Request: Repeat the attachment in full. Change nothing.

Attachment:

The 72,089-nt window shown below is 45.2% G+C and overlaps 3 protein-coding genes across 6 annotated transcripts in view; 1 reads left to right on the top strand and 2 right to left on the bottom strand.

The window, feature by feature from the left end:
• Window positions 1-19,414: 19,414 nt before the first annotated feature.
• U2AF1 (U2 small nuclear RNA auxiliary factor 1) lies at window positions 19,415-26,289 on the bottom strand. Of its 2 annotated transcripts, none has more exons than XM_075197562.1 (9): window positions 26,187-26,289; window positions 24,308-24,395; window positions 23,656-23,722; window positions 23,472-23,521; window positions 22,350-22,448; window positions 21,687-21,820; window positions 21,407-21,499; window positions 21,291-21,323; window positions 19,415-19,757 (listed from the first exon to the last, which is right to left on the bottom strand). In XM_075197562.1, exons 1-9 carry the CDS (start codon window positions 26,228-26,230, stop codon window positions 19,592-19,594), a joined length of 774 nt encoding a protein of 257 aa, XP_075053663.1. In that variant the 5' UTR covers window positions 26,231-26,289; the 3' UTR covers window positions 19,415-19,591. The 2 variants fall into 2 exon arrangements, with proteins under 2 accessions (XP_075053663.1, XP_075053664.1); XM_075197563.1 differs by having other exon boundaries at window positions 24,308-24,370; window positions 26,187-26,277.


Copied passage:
The 72,089-nt window shown below is 45.2% G+C and overlaps 3 protein-coding genes across 6 annotated transcripts in view; 1 reads left to right on the top strand and 2 right to left on the bottom strand.

The window, feature by feature from the left end:
• Window positions 1-19,414: 19,414 nt before the first annotated feature.
• U2AF1 (U2 small nuclear RNA auxiliary factor 1) lies at window positions 19,415-26,289 on the bottom strand. Of its 2 annotated transcripts, none has more exons than XM_075197562.1 (9): window positions 26,187-26,289; window positions 24,308-24,395; window positions 23,656-23,722; window positions 23,472-23,521; window positions 22,350-22,448; window positions 21,687-21,820; window positions 21,407-21,499; window positions 21,291-21,323; window positions 19,415-19,757 (listed from the first exon to the last, which is right to left on the bottom strand). In XM_075197562.1, exons 1-9 carry the CDS (start codon window positions 26,228-26,230, stop codon window positions 19,592-19,594), a joined length of 774 nt encoding a protein of 257 aa, XP_075053663.1. In that variant the 5' UTR covers window positions 26,231-26,289; the 3' UTR covers window positions 19,415-19,591. The 2 variants fall into 2 exon arrangements, with proteins under 2 accessions (XP_075053663.1, XP_075053664.1); XM_075197563.1 differs by having other exon boundaries at window positions 24,308-24,370; window positions 26,187-26,277.